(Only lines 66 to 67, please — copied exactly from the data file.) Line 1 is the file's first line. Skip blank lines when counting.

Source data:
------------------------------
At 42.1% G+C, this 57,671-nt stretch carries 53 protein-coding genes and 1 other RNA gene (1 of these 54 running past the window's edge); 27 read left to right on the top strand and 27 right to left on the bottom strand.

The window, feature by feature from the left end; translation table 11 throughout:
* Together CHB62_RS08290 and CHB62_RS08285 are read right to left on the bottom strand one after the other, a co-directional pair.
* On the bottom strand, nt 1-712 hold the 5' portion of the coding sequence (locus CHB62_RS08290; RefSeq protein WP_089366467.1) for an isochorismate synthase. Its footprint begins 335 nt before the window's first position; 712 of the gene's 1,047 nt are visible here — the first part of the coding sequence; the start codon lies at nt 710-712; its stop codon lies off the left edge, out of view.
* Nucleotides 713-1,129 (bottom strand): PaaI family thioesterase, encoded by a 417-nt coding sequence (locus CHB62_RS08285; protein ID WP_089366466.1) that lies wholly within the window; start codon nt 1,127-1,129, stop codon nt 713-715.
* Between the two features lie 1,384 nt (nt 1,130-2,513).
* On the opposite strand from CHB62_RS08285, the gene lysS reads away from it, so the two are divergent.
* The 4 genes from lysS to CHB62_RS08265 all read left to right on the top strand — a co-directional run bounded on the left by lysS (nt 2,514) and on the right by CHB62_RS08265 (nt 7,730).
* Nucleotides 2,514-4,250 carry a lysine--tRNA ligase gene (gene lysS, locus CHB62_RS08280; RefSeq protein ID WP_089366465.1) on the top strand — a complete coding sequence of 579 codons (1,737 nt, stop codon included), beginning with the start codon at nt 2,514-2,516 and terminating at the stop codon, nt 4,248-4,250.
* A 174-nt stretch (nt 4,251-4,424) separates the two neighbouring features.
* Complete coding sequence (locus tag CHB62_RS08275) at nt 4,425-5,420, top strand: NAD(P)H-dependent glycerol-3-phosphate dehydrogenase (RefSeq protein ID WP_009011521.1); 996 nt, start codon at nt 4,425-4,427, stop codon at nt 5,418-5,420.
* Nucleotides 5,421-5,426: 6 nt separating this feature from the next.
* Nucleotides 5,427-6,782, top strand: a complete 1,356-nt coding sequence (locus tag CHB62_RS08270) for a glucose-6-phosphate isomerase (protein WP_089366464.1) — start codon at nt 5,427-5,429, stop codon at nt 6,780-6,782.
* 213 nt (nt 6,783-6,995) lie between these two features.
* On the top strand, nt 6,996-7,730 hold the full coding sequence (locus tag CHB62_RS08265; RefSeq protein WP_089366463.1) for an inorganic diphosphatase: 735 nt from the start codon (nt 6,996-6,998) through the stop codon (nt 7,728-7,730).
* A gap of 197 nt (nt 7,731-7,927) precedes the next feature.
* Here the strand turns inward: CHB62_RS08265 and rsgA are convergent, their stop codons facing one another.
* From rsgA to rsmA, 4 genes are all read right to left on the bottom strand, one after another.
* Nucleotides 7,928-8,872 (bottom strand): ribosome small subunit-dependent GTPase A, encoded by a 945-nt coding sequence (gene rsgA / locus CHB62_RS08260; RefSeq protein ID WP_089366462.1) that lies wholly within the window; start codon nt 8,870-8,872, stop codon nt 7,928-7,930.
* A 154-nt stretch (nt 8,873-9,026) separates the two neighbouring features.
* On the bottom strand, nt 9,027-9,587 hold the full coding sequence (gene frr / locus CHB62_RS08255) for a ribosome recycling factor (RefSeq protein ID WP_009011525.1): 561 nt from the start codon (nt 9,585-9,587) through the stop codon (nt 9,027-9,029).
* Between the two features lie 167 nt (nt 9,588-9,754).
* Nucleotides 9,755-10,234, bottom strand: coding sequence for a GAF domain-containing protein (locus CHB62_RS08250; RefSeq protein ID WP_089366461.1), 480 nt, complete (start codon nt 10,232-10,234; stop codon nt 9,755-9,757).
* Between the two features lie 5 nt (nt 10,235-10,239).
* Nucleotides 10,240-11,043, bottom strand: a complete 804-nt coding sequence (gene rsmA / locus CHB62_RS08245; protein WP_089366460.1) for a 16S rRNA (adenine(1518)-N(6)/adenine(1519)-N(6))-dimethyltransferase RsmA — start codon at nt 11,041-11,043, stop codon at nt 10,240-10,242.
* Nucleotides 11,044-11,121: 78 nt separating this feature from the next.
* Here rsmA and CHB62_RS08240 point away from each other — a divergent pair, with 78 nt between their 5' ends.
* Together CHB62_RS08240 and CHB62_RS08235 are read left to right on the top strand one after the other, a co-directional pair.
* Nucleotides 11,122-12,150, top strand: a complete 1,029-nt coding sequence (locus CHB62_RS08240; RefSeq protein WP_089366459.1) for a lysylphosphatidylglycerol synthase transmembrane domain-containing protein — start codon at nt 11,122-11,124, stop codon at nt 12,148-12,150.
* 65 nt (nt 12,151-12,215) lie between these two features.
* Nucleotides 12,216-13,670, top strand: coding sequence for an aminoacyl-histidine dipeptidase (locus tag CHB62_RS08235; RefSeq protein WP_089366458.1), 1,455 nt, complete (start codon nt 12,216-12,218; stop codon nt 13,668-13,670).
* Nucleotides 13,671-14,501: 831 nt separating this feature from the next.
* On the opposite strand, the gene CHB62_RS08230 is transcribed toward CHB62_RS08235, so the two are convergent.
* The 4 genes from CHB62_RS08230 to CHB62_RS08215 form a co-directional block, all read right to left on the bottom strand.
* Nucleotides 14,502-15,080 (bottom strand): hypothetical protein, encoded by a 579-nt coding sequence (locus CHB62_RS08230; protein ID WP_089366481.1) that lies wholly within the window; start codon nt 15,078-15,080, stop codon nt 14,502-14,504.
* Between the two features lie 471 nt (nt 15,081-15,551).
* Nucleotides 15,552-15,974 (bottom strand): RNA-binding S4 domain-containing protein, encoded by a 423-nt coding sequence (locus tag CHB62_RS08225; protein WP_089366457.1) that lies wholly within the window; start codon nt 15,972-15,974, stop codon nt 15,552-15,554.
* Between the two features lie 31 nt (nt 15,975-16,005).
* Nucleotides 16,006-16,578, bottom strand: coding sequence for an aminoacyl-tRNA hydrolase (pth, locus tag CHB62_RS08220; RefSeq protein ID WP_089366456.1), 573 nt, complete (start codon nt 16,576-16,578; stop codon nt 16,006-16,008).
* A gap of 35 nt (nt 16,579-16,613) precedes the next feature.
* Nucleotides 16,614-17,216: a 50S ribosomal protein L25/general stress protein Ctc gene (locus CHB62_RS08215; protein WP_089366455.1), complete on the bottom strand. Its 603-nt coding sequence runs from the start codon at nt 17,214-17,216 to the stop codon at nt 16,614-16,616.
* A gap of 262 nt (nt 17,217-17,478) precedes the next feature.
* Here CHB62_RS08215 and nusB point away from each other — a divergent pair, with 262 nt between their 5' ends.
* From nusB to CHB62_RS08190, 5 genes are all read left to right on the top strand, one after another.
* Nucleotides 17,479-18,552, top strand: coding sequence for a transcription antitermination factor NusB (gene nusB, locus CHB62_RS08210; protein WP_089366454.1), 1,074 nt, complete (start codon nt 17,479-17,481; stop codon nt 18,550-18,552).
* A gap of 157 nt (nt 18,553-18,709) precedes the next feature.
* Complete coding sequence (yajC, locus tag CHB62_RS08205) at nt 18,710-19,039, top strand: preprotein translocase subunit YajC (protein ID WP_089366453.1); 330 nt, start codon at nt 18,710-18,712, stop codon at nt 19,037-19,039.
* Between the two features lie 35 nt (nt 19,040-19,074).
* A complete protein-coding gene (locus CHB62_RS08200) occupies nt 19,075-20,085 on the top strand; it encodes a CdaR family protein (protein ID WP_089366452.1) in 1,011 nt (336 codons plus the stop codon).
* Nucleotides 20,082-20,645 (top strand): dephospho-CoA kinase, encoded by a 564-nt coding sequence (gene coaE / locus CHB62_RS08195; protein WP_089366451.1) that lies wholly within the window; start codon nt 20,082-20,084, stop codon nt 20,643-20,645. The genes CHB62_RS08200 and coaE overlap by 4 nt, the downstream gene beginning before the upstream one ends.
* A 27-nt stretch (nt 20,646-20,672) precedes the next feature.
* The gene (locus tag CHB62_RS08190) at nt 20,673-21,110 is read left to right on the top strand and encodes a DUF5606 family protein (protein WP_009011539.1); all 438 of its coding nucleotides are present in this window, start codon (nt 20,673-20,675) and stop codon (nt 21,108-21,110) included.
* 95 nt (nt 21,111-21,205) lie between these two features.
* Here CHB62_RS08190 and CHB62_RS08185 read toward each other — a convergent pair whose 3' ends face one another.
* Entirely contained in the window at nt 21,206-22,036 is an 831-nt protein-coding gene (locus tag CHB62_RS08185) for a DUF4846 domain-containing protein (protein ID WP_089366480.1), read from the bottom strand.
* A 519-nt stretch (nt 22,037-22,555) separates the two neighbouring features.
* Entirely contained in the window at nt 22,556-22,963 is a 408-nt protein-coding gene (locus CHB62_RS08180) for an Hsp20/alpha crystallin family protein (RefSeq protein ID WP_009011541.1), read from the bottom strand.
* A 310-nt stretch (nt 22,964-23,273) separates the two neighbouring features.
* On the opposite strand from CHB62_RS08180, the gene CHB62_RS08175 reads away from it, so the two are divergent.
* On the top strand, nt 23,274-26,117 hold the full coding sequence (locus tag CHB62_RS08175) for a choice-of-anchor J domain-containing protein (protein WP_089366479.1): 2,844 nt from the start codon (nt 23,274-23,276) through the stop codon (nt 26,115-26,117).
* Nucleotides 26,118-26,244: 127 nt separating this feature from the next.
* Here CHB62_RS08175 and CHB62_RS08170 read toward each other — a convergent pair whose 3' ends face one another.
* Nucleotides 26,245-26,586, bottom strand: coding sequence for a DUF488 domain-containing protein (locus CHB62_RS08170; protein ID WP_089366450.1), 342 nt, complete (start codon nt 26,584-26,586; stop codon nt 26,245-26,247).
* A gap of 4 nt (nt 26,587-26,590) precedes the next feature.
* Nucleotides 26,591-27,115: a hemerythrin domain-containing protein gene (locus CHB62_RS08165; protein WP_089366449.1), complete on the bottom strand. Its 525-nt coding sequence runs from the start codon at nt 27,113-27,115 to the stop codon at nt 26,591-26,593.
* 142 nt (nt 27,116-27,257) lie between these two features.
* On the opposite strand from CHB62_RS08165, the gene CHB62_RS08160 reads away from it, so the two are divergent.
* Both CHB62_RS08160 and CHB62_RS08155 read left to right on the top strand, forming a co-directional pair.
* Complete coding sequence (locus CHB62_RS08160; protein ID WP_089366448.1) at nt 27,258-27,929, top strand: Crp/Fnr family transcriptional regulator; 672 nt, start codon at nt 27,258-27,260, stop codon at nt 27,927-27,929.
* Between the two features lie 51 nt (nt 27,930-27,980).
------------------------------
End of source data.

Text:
* 142 nt (nt 27,116-27,257) lie between these two features.
* On the opposite strand from CHB62_RS08165, the gene CHB62_RS08160 reads away from it, so the two are divergent.